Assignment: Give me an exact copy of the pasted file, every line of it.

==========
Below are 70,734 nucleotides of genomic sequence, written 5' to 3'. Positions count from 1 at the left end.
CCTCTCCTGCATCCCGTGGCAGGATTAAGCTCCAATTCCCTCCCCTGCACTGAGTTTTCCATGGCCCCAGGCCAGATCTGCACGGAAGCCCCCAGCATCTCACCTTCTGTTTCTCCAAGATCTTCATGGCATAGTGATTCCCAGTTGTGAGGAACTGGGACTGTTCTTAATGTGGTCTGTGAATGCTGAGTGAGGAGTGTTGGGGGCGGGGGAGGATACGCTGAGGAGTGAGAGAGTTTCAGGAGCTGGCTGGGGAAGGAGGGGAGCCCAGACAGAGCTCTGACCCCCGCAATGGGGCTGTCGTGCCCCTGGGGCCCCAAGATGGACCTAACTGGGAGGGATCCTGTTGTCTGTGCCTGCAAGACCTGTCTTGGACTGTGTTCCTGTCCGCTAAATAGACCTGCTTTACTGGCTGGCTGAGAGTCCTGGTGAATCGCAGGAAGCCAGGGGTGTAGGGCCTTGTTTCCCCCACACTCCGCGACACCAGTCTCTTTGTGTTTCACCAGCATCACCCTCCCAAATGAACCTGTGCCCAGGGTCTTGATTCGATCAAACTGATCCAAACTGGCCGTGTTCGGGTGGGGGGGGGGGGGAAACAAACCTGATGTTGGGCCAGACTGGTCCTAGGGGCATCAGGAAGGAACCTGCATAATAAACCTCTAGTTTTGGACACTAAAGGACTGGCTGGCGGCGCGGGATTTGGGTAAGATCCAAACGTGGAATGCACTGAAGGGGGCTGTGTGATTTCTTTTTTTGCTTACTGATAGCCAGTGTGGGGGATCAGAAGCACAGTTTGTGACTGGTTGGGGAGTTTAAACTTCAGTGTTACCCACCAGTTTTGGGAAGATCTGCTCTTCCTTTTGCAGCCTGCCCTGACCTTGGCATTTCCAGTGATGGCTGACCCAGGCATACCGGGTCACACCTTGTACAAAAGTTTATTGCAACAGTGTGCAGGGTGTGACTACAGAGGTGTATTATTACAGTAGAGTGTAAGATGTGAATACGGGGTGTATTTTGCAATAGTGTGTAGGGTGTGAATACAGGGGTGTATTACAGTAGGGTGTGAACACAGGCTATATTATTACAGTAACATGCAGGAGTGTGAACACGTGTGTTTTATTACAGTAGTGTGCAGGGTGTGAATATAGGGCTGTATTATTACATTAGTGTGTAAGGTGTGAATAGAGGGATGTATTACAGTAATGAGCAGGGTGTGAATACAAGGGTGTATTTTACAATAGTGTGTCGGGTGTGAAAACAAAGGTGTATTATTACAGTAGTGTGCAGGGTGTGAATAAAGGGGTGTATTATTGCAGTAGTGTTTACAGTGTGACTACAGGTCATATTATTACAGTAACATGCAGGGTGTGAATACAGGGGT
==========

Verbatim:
Below are 70,734 nucleotides of genomic sequence, written 5' to 3'. Positions count from 1 at the left end.
CCTCTCCTGCATCCCGTGGCAGGATTAAGCTCCAATTCCCTCCCCTGCACTGAGTTTTCCATGGCCCCAGGCCAGATCTGCACGGAAGCCCCCAGCATCTCACCTTCTGTTTCTCCAAGATCTTCATGGCATAGTGATTCCCAGTTGTGAGGAACTGGGACTGTTCTTAATGTGGTCTGTGAATGCTGAGTGAGGAGTGTTGGGGGCGGGGGAGGATACGCTGAGGAGTGAGAGAGTTTCAGGAGCTGGCTGGGGAAGGAGGGGAGCCCAGACAGAGCTCTGACCCCCGCAATGGGGCTGTCGTGCCCCTGGGGCCCCAAGATGGACCTAACTGGGAGGGATCCTGTTGTCTGTGCCTGCAAGACCTGTCTTGGACTGTGTTCCTGTCCGCTAAATAGACCTGCTTTACTGGCTGGCTGAGAGTCCTGGTGAATCGCAGGAAGCCAGGGGTGTAGGGCCTTGTTTCCCCCACACTCCGCGACACCAGTCTCTTTGTGTTTCACCAGCATCACCCTCCCAAATGAACCTGTGCCCAGGGTCTTGATTCGATCAAACTGATCCAAACTGGCCGTGTTCGGGTGGGGGGGGGGGGGAAACAAACCTGATGTTGGGCCAGACTGGTCCTAGGGGCATCAGGAAGGAACCTGCATAATAAACCTCTAGTTTTGGACACTAAAGGACTGGCTGGCGGCGCGGGATTTGGGTAAGATCCAAACGTGGAATGCACTGAAGGGGGCTGTGTGATTTCTTTTTTTGCTTACTGATAGCCAGTGTGGGGGATCAGAAGCACAGTTTGTGACTGGTTGGGGAGTTTAAACTTCAGTGTTACCCACCAGTTTTGGGAAGATCTGCTCTTCCTTTTGCAGCCTGCCCTGACCTTGGCATTTCCAGTGATGGCTGACCCAGGCATACCGGGTCACACCTTGTACAAAAGTTTATTGCAACAGTGTGCAGGGTGTGACTACAGAGGTGTATTATTACAGTAGAGTGTAAGATGTGAATACGGGGTGTATTTTGCAATAGTGTGTAGGGTGTGAATACAGGGGTGTATTACAGTAGGGTGTGAACACAGGCTATATTATTACAGTAACATGCAGGAGTGTGAACACGTGTGTTTTATTACAGTAGTGTGCAGGGTGTGAATATAGGGCTGTATTATTACATTAGTGTGTAAGGTGTGAATAGAGGGATGTATTACAGTAATGAGCAGGGTGTGAATACAAGGGTGTATTTTACAATAGTGTGTCGGGTGTGAAAACAAAGGTGTATTATTACAGTAGTGTGCAGGGTGTGAATAAAGGGGTGTATTATTGCAGTAGTGTTTACAGTGTGACTACAGGTCATATTATTACAGTAACATGCAGGGTGTGAATACAGGGGT